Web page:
This project began as a handful of half-yard cuts that I discovered in the bargain bin at my LQS, and a healthy dose of inspiration from the likes of Libs Elliot and Victor Vasarely.

So, there you have it.  A backwards view of how I've created this project thus far.  Stay tuned for the final reveal - I'm pretty pumped about my plan for the binding!

I'm linking up to Freshly Pieced for WIP Wednesday.

Happy Wednesday!

Wednesday, 2 September 2015

Desert Caravan | Quilt Block Tutorial

It's my turn today (along with many other talented bloggers) to share my creation for the Fabri-Quilt New Block Blog Hop.  Yay!  

My creation is loosely inspired by this Kilim Rug.  The design process involved lots of graph paper and coloured markers, and sketching, simplifying, and editing some more until the end result barely resembled the initial concept.

Have you been following along with the Fabri-Quilt New Block Blog Hop?  If not, it isn't too late to check out the many tutorials that have been created for this fun event.  

Today's Hoppers, hosted by Stephanie at Late Night Quilter are:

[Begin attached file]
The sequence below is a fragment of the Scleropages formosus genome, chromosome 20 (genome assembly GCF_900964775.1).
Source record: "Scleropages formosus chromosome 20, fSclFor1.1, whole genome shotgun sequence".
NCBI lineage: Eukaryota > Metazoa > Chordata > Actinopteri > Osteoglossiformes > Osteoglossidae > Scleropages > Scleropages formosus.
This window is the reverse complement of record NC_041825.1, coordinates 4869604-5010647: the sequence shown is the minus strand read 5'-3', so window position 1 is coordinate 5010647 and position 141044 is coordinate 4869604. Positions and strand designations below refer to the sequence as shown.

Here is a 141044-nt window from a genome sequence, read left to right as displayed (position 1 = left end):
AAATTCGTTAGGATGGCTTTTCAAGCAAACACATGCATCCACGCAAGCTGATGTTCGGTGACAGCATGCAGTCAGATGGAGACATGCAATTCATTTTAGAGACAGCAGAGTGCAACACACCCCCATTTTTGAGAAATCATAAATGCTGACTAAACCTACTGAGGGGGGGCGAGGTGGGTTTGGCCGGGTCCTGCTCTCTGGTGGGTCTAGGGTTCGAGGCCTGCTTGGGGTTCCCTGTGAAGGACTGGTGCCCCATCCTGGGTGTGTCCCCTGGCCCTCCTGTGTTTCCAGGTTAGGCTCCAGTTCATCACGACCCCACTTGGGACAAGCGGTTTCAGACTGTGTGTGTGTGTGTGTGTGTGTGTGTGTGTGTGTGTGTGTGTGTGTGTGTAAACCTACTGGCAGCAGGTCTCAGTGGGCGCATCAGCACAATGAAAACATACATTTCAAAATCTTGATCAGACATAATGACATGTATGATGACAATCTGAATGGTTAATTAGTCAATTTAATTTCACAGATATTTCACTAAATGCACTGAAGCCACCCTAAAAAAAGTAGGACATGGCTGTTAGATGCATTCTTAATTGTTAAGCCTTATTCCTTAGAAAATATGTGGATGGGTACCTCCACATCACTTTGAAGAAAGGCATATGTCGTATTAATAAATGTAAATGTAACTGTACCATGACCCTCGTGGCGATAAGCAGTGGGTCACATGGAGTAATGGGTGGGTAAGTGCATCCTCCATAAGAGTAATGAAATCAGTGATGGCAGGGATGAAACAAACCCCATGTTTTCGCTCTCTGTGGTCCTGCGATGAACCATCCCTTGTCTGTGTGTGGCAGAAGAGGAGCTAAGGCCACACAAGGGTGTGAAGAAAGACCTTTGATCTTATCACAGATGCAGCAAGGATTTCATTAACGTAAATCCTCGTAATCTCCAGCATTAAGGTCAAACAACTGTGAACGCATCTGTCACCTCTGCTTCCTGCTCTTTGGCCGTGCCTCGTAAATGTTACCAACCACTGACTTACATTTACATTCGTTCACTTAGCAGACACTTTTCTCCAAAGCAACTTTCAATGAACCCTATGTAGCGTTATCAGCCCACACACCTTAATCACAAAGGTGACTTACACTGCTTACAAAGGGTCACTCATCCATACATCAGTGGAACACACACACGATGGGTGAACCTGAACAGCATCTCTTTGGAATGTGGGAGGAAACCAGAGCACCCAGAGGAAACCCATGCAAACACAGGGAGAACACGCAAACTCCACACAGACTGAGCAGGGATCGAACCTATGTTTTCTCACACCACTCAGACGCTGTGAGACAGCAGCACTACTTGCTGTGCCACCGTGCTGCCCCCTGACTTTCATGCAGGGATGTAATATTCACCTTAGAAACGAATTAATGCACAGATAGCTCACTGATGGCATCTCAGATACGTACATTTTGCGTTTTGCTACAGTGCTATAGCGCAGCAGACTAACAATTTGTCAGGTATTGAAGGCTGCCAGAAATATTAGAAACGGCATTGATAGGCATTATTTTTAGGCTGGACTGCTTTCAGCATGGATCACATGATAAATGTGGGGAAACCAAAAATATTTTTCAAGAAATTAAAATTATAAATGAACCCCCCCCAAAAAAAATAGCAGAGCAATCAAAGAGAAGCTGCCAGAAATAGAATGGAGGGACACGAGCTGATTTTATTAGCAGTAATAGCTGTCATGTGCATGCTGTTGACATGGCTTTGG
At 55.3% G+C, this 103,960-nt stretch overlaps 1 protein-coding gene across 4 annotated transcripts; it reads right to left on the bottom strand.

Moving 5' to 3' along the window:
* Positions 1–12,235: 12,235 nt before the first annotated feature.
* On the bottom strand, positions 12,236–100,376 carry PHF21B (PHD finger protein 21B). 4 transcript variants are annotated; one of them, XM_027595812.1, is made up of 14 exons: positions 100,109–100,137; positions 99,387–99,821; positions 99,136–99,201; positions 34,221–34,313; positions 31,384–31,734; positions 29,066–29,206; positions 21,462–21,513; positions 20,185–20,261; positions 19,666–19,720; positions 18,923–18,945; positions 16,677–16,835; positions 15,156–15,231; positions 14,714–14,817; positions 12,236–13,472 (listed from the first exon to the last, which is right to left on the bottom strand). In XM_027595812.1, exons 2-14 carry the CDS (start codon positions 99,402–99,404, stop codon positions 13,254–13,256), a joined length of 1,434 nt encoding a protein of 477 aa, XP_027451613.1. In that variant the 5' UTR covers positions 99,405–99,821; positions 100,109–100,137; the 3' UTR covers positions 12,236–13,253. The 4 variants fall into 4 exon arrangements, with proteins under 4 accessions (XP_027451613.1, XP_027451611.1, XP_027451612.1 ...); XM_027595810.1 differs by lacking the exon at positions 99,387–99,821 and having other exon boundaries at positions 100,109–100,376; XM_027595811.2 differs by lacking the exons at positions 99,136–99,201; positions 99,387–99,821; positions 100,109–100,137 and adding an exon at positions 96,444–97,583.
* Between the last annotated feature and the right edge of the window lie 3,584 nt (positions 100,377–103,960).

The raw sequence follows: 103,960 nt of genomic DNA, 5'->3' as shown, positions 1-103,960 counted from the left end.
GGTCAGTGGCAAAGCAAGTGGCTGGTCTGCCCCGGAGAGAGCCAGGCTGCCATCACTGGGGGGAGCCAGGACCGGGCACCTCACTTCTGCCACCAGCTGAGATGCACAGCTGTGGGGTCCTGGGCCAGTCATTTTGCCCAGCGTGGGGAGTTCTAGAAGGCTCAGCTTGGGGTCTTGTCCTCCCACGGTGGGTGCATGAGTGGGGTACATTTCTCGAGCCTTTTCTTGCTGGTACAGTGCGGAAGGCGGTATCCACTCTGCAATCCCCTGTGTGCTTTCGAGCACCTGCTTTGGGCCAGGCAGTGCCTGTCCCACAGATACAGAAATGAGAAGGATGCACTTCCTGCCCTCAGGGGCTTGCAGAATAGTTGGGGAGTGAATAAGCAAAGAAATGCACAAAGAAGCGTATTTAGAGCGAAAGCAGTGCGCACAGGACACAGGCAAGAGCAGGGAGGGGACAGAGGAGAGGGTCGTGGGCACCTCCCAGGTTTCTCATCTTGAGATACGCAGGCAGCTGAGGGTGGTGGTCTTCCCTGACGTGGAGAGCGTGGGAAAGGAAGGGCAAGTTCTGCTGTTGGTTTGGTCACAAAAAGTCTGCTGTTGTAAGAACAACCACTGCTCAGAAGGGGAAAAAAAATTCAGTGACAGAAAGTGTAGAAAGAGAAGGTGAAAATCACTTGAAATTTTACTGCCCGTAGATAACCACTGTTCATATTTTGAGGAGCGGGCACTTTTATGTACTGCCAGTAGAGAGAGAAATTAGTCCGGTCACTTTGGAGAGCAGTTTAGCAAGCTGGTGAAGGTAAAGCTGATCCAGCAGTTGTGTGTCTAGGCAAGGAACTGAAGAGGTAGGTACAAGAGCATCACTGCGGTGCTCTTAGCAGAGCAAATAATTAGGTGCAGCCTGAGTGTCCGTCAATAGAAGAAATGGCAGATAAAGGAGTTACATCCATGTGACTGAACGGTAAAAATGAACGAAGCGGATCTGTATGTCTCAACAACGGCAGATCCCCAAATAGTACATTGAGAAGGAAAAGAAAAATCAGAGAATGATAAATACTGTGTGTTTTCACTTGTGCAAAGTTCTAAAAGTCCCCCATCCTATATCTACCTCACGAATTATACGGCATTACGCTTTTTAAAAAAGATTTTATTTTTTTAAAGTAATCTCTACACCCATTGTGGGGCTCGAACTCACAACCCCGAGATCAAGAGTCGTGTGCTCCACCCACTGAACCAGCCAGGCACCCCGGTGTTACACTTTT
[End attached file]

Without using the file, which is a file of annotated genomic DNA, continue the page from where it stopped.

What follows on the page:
In addition to these lovely ladies, be sure to check out our other hosts, Yvonne at Quilting Jetgirl, Cheryl at Meadow Mist Designs, and Terri Ann at Childlike Fascination.  They'll link you up to lots more block tutorials, and a generous giveaway of the Fabri-Quilt Watermelon Summer Bundle!

And for some more good news, our hosts will be assembling the blocks from this weeks hop into charity quilts in support of: Meyers Center (a non-profit organization that helps prepare physically and/or mentally disabled kids for school), Teen Impact (an organization that helps kids with cancer) and Project Linus (an organization that gives handmade blankets to critically ill children).

Each blogger in the hop was provided with a fat eighth bundle of the six colours that make up the Watermelon Summer Palette, from Fabri-Quilt's Prairie Cloth Solids Collection.  We were challenged to create a new quilt block using the fabrics provided, and incorporating at least 3 of the colours.